Addictive Eating and Its Relation to Physical Activity and Sleep Behavior (2018)

Nutrients. 2018 Oct 4;10(10). pii: E1428. doi: 10.3390/nu10101428.

Li JTE1,2, Pursey KM3,4, Duncan MJ5,6, Burrows T7,8.


The obesity epidemic has led to the exploration of factors contributing to its etiology. Addictive eating, physical activity, and sleep behaviors have all been independently associated with obesity, and recent research suggests plausible interrelationships between food addiction, physical activity, and sleep. This study aims to investigate the relationship between food addiction with physical activity and sleep behavior. Australian adults were invited to complete an online survey which collected information including: demographics, food addiction symptoms, physical activity, sitting time and sleep behavior items. The sample comprised 1344 individuals with a mean age of 39.8 ± 13.1 years (range 18⁻91), of which 75.7% were female. Twenty-two percent of the sample met the criteria for a diagnosis of food addiction as per the Yale Food Addiction Scale (YFAS 2.0) criteria, consisting of 0.7% with a “mild” addiction, 2.6% “moderate”, and 18.9% classified as having a “severe” food addiction. Food-addicted individuals had significantly less physical activity (1.8 less occasions walking/week, 32 min less walking/week, 58 min less moderate to vigorous physical activity (MVPA)/week; p < 0.05), reported sitting for longer on weekends (83 min more on weekends/week; p < 0.001), and reported significantly more symptoms of poorer-quality sleep (more likely to snore, more likely to have fallen asleep while driving, reported more days of daytime falling asleep; p < 0.05) compared to non-food-addicted individuals. These differences were also observed in those with a “severe” food addiction classification. The present study suggests frequency and duration of physical activity, time spent sitting and sleep duration are associated with food addiction.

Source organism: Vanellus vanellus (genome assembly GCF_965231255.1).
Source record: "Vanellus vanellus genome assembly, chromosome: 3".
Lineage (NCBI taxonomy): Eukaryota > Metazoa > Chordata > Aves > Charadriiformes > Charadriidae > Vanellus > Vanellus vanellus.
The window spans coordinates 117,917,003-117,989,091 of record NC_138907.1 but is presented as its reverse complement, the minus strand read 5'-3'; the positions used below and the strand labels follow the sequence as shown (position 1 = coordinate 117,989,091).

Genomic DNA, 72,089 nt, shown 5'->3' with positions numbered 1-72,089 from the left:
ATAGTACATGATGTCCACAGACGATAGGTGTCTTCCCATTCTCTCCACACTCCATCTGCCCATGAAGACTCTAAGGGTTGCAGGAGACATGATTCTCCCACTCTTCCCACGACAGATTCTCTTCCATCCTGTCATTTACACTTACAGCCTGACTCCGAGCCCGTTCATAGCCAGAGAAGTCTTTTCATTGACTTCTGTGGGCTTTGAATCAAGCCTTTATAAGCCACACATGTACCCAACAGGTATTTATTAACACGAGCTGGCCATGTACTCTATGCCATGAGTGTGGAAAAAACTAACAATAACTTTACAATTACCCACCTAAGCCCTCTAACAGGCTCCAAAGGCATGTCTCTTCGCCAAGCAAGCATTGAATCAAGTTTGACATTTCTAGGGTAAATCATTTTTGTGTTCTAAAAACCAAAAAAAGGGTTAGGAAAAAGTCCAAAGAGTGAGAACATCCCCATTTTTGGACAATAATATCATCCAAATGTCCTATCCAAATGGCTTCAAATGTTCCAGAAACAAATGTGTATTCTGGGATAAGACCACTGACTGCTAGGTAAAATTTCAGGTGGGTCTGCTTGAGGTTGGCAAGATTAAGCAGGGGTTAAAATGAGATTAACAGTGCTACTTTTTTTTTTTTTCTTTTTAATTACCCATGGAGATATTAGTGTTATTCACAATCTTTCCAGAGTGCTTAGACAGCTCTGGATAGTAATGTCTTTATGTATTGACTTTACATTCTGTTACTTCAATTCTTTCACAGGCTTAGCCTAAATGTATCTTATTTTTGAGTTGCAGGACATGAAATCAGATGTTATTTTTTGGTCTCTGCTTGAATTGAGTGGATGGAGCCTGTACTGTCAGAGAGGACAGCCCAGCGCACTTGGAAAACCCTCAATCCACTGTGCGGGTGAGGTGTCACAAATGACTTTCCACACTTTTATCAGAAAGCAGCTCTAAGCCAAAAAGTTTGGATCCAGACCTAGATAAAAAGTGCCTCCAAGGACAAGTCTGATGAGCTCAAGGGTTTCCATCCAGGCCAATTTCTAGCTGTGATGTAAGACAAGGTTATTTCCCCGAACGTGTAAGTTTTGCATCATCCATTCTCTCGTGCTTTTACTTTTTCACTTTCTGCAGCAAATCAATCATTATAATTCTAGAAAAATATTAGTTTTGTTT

KEYWORDS: Yale Food Addiction Scale; food addiction; obesity; physical activity; sedentary behavior; sleep behaviors; sleep duration; sleep quality

PMID: 30287736

DOI: 10.3390/nu10101428